Flight prices soar high on demand, stagnant supply
The demand is around 9% higher now, at 418,619 (the number of passengers flown on Wednesday) as compared to 383,000 per day during the same month in 2019
Record demand and stagnant supply in the ongoing peak season have resulted in high ticket prices on domestic flights, an HT analysis has shown.
The analysis, based on various sets of government data by HT shows that airlines currently offer about 460,000 seats per day in the current month, which is almost similar to what they were offering in June 2019.
The demand, however, is around 9% higher now, at 418,619 (the number of passengers flown on Wednesday) as compared to 383,000 per day during the same month in 2019.
Go First’s suspension has strained capacity, as has the issue with Pratt and Whitney (P&W). Prices starting spiking in May, and continue to be high in June. On May 29, the parliamentary panel on tourism, transport and culture sought various details from all airlines on their dynamic pricing.
An airline official, familiar with proceedings at the meeting, said the committee wanted to understand how fares are fixed, and how they can be “made reasonable”. The panel also discussed the gap in demand and supply, the person added.
Civil Aviation minister Jyotiraditya Scindia on Monday met with the Airlines Advisory Group on the increased airfares on certain air routes, particularly those in which Go First operated, and directed airlines to self-monitor ticket prices.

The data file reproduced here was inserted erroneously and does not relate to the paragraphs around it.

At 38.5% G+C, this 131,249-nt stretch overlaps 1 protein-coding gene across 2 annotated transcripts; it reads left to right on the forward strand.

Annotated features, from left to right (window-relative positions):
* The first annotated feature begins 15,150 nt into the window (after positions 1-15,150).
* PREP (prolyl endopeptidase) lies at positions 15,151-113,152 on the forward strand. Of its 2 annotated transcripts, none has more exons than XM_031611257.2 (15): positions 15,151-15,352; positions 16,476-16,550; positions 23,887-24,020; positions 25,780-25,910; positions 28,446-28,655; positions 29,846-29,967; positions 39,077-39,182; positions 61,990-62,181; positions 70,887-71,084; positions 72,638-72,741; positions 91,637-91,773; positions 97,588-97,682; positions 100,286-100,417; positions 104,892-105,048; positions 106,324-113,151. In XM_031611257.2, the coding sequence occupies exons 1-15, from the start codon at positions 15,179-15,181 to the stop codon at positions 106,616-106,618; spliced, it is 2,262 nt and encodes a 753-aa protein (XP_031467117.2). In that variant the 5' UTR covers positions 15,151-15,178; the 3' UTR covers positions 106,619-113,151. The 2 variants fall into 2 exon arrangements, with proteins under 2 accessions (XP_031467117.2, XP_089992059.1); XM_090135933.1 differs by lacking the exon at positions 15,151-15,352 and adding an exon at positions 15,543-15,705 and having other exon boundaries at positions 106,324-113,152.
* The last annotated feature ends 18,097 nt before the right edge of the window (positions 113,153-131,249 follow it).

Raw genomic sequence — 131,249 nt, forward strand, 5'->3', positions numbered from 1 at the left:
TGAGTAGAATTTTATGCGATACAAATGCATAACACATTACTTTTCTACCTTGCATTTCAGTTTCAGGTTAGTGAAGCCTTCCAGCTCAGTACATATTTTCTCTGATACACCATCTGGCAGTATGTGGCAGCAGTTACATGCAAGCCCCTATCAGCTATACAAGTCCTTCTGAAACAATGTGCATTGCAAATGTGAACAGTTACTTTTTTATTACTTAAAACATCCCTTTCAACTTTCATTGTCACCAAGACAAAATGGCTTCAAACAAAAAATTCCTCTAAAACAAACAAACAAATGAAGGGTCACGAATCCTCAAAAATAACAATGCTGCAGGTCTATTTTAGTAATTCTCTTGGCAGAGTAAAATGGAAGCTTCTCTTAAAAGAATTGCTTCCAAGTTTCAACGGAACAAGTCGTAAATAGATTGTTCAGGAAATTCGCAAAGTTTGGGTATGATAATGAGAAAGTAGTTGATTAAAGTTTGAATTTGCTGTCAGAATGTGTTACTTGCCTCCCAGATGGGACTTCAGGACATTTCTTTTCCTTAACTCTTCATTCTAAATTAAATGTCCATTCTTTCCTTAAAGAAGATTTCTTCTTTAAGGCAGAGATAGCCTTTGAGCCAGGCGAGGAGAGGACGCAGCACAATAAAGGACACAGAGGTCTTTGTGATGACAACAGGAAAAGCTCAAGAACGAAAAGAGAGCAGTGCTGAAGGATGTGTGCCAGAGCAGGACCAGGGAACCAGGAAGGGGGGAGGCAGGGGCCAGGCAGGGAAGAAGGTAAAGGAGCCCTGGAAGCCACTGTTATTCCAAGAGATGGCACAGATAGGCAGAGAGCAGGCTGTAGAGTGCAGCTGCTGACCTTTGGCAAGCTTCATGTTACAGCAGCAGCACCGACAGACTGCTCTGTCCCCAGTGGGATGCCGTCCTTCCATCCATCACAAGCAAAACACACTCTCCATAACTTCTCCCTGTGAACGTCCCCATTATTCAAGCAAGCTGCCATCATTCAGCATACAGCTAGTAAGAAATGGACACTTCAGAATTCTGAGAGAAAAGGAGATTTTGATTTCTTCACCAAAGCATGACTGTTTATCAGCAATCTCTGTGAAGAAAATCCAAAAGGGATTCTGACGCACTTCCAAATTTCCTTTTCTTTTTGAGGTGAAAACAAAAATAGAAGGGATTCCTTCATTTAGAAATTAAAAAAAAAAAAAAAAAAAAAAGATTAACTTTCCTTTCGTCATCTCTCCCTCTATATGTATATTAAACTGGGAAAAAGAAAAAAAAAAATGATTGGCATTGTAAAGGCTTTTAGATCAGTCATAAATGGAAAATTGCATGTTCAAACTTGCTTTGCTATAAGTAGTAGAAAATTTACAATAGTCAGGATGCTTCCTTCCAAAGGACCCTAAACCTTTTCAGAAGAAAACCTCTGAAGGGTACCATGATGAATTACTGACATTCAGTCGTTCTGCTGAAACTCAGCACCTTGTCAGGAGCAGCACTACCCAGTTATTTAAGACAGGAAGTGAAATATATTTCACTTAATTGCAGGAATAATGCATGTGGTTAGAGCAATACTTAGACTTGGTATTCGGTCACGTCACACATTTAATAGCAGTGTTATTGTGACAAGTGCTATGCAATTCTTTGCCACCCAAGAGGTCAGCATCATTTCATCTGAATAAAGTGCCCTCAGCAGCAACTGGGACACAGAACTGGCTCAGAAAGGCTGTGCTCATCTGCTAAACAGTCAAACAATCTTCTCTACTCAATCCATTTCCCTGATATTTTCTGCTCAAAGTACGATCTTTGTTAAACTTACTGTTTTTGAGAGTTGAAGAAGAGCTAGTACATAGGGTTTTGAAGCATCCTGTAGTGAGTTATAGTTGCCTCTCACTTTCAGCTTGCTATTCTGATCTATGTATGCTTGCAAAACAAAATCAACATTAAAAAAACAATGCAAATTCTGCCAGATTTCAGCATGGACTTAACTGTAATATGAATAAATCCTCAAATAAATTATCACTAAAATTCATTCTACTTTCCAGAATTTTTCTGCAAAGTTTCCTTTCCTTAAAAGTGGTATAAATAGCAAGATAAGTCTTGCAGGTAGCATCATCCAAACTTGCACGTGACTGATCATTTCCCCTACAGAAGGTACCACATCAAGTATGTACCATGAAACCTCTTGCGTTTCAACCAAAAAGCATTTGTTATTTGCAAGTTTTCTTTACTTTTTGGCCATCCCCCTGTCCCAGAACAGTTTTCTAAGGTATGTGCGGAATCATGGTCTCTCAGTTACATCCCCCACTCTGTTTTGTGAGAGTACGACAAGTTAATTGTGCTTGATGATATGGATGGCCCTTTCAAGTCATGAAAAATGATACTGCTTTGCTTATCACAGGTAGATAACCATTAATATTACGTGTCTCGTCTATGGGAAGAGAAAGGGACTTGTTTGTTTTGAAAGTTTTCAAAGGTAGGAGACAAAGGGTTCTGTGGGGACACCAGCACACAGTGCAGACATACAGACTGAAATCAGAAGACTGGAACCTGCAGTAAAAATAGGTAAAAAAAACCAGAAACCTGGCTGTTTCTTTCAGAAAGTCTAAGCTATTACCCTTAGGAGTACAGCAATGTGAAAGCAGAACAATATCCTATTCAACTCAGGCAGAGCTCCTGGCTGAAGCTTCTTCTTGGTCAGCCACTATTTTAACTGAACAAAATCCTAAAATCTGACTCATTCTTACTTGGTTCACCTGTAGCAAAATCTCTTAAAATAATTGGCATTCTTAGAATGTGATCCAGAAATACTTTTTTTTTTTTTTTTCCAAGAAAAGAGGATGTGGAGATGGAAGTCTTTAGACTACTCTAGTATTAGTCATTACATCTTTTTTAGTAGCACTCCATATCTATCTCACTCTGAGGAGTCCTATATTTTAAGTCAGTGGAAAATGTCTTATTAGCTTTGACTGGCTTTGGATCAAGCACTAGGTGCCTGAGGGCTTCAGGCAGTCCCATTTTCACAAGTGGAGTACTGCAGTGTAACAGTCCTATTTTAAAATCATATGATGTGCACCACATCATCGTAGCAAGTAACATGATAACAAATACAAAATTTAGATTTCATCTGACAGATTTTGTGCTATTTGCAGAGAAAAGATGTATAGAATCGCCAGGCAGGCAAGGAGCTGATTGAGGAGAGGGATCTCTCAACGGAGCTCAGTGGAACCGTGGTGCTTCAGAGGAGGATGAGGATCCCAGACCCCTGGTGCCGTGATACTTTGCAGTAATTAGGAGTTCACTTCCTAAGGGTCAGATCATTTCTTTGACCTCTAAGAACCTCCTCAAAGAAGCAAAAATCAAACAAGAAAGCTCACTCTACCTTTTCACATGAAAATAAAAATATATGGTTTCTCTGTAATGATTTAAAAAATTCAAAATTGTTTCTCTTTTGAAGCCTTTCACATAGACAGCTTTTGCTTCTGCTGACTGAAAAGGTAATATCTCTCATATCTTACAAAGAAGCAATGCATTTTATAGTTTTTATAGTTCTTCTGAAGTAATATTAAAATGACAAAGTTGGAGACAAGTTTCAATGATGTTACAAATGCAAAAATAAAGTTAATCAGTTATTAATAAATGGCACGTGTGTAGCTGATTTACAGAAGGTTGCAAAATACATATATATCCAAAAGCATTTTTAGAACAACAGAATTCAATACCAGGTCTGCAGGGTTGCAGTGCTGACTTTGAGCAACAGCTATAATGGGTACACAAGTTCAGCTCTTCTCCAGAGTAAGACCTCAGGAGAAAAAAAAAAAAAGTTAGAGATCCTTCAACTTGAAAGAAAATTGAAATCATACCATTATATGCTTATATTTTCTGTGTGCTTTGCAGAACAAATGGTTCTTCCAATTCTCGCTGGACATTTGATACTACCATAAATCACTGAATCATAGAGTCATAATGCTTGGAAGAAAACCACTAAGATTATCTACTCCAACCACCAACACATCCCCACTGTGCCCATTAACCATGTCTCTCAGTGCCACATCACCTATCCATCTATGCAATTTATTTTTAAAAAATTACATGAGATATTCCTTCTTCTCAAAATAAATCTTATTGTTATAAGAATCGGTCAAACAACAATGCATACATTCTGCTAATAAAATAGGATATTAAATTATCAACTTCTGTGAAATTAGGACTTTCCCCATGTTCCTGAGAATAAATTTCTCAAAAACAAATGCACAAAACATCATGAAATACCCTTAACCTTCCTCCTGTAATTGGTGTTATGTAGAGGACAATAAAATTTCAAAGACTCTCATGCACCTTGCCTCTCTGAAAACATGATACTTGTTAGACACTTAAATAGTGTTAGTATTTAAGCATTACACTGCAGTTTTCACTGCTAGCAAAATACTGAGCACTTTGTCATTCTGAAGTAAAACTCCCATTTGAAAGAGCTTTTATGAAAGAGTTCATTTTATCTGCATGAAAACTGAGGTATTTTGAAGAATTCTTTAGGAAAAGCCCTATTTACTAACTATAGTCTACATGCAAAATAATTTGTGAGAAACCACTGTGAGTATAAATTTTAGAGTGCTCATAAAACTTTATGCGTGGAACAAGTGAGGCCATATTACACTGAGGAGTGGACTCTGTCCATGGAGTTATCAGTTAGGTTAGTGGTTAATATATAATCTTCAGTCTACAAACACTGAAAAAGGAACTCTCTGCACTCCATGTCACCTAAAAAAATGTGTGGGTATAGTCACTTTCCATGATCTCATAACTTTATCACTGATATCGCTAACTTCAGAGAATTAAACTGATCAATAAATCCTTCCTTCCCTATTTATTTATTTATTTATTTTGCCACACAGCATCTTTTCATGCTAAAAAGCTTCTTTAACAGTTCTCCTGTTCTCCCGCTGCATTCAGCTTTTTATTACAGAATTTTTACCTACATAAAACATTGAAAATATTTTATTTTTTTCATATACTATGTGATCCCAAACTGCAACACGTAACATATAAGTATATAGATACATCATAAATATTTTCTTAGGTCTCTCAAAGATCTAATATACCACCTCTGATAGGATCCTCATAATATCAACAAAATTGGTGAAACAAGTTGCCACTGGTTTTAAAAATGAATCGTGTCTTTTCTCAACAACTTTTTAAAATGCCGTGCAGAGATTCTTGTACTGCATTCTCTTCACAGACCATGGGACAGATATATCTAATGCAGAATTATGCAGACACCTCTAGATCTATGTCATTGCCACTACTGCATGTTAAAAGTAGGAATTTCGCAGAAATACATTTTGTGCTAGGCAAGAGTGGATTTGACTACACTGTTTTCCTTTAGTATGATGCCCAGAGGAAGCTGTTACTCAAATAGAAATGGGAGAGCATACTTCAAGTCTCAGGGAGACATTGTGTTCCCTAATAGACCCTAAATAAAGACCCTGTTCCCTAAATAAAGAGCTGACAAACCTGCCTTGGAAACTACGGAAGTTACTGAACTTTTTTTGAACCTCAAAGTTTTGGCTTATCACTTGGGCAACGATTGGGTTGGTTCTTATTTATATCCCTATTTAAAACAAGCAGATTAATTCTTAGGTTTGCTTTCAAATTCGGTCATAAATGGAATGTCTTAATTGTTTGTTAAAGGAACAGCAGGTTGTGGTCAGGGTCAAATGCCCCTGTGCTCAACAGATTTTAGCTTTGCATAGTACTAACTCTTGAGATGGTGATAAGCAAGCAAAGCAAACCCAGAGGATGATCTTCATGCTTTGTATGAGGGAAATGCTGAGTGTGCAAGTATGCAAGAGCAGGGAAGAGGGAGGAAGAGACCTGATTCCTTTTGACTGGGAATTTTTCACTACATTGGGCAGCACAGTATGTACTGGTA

He also said that the airfares were being monitored by the Directorate General of Civil Aviation (DGCA) on a daily basis and that they had fallen by between 14%and 61% on five routes (Delhi to Pune, Mumbai, Ahmedabad, Leh and Srinagar) on Tuesday as compared to Monday.
Delhi-Pune is one route where Go First was active.
The one way fare of a Delhi- Mumbai flight on Thursday for travel on Friday was at least ₹18,000 and that for Saturday was at least ₹12,000. Similarly, the one way fare on Thursday for a Delhi-Ahmedabad flight was at least ₹17,000 for Friday and ₹12,000 for Saturday.
Mark Martin, founder & CEO at Martin Consulting said: “The increase in airfares is a result of increasing demand and shortage of aircraft. Today we are down by around 300 aircraft due to P&W engine issues, unavailability of Go First, poor performance of SpiceJet. Air India too has 26 aircraft grounded. We don’t have a system to effectively monitor air ticket pricing in the country. We are the largest aviation market in the world now. It’s the government’s duty to come up with a mechanism.”
Ajay Prakash, president of Travel Agents Federation of India (TAFI) said, “It is a very unhappy situation when the airlines are only thinking of profits at a time when 8% market capacity is out due to unavailability of Go First and that too in the peak summer travel season.”
“High demand is the main reason for high fares. We anticipate the demand to continue and fares to remain firm,” said an airline executive, who did not want to be identified.
Stay informed on Business News, Vijay Shekhar Sharma along with Gold Rates Today, India News and other related updates on Hindustan Times Website and APPs